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Third grade students will have the opportunity to look at the rich architecture of the 2014 Olympic hosting country, Russia. Students will be able to label differences and similarities of the architecture in classroom discussions. Color, line, form, shape, pattern, emphasis, and balance are just some of the elements and principles of art that are touched on in this lesson.
CCSS.ELA-Literacy.CCRA.SL.1 Prepare for and participate effectively in a range of conversations and collaborations with diverse partners, building on others’ ideas and expressing their own clearly and persuasively.
CCSS.ELA-Literacy.CCRA.SL.2 Integrate and evaluate information presented in diverse media and formats, including visually, quantitatively, and orally.
CCSS.ELA-Literacy.CCRA.SL.6 Adapt speech to a variety of contexts and communicative tasks, demonstrating command of formal English when indicated or appropriate.
CCSS.ELA-Literacy.L.3.3 Use knowledge of language and its conventions when writing, speaking, reading, or listening.
CCSS.ELA-Literacy.L.3.6 Acquire and use accurately grade-appropriate conversational, general academic, and domain-specific words and phrases, including those that signal spatial and temporal relationships (e.g., After dinner that night we went looking for them).
- Black Crayon
- Various coloring tools, colored pencil, marker, crayons, etc...
- Watercolor paints
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1. Preface the lesson by introducing the winter Olympics, what they are, where they have come from, and what athletes do. It should then be noted that they were held in Sochi, Russia. Students should look up Russia and more particularly Sochi on a map. By doing this the students have a bit of geography integrated into their art lesson.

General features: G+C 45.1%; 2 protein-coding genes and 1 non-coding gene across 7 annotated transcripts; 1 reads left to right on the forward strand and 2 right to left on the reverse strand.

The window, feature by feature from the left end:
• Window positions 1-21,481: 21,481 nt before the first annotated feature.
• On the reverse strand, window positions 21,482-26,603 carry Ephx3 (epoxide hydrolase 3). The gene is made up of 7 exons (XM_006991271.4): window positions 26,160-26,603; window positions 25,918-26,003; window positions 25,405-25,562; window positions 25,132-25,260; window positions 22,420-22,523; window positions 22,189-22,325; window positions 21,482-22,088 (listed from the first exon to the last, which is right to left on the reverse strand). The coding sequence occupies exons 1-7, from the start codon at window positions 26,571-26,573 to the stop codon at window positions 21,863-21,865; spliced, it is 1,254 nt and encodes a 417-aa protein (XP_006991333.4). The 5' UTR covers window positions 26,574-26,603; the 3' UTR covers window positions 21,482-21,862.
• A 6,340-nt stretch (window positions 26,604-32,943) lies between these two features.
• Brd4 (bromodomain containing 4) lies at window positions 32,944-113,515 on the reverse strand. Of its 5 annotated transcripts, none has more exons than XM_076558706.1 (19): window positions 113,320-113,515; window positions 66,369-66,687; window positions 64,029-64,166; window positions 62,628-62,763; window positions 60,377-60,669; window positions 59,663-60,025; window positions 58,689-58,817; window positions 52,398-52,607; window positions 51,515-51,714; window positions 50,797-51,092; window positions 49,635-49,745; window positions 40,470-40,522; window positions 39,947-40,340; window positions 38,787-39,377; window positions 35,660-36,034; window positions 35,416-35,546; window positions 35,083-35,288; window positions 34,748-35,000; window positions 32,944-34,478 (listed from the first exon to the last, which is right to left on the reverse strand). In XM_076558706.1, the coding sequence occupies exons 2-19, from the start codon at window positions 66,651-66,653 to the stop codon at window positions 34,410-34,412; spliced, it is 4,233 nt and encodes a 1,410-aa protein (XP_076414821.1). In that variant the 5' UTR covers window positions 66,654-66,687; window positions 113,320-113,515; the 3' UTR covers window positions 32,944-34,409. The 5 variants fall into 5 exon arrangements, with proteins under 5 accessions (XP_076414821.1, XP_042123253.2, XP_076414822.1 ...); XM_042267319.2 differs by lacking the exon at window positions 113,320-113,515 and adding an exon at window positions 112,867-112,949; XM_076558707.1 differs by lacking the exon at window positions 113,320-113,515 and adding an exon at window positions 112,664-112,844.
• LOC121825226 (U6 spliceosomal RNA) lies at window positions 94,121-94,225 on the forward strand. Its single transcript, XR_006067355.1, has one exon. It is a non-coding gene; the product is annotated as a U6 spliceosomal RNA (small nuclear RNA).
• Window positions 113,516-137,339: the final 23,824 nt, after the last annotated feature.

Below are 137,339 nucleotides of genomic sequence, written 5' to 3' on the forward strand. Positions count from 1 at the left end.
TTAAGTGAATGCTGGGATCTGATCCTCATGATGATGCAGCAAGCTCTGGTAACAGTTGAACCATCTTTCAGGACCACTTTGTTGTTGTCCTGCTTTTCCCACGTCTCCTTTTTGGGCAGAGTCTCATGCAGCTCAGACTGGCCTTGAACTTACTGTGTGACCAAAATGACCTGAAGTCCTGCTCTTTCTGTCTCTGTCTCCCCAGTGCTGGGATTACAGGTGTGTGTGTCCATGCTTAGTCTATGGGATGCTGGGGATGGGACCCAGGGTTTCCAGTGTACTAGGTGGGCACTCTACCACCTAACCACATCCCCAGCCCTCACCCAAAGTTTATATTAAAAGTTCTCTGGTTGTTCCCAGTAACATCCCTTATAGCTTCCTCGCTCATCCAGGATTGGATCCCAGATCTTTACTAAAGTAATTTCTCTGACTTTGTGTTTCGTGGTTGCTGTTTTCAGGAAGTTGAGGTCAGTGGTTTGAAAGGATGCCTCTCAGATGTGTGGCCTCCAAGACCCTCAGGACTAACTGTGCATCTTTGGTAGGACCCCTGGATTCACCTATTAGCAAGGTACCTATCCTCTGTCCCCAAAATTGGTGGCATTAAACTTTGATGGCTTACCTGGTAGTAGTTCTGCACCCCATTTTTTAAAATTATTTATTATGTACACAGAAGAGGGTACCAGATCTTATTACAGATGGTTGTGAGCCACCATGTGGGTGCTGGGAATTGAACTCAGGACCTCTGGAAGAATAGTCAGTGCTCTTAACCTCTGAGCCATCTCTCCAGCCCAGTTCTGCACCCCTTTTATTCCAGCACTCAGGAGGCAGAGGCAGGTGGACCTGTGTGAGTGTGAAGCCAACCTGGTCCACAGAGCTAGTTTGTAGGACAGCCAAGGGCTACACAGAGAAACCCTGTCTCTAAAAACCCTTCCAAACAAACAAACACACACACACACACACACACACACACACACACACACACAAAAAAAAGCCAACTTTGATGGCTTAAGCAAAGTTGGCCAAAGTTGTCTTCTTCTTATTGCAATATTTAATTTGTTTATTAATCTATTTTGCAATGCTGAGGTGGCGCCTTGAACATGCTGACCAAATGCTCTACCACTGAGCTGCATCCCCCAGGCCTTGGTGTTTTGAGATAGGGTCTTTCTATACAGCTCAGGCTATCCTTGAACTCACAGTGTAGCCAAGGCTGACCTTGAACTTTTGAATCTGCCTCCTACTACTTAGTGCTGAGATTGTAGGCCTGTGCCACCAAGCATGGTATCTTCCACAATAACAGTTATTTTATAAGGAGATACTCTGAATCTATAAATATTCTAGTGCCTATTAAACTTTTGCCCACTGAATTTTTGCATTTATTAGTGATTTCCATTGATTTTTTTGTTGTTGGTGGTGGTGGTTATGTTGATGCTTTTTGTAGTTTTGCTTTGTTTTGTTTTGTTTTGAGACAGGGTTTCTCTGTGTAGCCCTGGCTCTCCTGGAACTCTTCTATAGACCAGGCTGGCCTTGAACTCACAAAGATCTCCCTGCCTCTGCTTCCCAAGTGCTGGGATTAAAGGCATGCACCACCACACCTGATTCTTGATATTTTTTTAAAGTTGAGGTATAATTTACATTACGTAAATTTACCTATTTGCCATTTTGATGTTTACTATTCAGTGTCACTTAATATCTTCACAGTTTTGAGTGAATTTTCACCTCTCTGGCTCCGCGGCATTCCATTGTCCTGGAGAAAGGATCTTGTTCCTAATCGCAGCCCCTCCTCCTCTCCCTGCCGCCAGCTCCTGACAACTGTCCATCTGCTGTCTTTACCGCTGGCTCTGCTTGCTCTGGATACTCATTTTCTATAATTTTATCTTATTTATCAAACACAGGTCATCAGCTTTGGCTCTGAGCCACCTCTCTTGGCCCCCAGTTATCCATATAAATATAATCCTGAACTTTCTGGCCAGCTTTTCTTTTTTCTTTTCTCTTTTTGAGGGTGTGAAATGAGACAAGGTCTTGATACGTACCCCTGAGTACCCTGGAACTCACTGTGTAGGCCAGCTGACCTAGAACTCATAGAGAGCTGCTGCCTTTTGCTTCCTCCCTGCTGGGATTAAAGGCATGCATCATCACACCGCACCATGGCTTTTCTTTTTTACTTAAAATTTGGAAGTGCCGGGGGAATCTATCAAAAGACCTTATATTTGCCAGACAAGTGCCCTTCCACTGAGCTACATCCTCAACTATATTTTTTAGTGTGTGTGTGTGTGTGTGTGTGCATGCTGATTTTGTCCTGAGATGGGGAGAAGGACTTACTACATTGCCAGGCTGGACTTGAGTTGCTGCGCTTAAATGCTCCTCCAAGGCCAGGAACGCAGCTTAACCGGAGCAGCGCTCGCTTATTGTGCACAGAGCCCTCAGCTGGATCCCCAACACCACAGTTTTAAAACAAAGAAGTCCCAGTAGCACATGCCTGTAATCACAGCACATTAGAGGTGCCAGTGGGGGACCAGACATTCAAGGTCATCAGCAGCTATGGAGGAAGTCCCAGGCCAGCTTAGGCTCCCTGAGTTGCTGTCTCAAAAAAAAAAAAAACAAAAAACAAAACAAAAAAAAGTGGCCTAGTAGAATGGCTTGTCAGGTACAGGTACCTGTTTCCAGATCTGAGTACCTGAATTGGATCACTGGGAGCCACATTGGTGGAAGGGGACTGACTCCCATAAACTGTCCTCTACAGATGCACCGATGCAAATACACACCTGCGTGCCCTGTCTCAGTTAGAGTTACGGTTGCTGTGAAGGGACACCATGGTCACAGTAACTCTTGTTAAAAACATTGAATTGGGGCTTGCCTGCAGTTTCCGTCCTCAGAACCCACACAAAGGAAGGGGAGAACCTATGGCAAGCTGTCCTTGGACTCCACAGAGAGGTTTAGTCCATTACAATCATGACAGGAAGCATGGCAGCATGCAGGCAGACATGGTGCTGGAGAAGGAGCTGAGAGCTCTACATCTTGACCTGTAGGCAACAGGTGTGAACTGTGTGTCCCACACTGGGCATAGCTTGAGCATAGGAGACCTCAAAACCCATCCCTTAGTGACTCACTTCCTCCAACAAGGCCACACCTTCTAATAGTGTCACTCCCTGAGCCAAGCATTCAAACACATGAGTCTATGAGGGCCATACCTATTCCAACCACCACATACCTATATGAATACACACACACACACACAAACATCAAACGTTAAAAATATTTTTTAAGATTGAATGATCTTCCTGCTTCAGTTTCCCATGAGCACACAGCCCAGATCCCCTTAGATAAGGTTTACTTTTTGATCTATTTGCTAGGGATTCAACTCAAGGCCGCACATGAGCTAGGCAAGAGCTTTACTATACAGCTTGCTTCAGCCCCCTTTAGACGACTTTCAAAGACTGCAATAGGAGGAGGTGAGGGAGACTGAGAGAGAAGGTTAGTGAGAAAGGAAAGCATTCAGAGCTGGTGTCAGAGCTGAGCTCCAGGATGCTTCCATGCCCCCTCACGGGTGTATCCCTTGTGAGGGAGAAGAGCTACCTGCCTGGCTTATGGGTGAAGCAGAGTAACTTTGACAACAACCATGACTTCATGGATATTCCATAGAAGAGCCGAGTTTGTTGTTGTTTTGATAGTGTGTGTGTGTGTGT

2. While the Olympics are being held in Sochi, it is also a perfect opportunity to look further into Russian culture by exploring the architecture of Moscow. St. Basil’s Cathedral serves as an excellent source of inspiration as it is filled with color, patterns, and various line types.
3. Discussions should be led into how to merge two ideas being, how to create a successful architecture piece and how to keep it a unique piece of work. Students should be encouraged to use bits and pieces of the structures they have seen, but to still create a piece of architecture individual to them.
4. Emphasis should be put on creating interesting line designs within the buildings, as well as creating a proportional structure. The teacher should also instruct students to utilize the paper well, and not leave too much negative space.
5. This project lends itself well to various drawing materials and I often leave this option open for students to pick what they’d like to add color with. Regardless of coloring material I make it a strict requirement that all students outline their piece with either black or the corresponding color to make their piece stand out.
6. If students choose to paint with watercolors then they must outline with black crayon to ensure that fine craftsmanship can be kept.
Extra questions to ask:
- What time of day is it going to be at your building?
- How can you show variety within your piece?
- Where are you going to use repetition and pattern within your work?
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Keep the assessment very informal by asking the students during the process of creating the art piece. Students should create a good balance between the negative and positive space within their artwork. Craftsmanship, or overall neatness and precision of this piece is very important to good design so the educator will be able to visually assess whether students were successful with this element.
Third grade students often love to put themselves in the role of an ‘architect’ and love to play up the job by using specific tools to get the job done. I often encourage my students to use straight edges, and trace objects to get the precise lines they are looking for in their art. This is a wonderful opportunity to talk about art career paths, and how art is infused with their everyday world through architecture.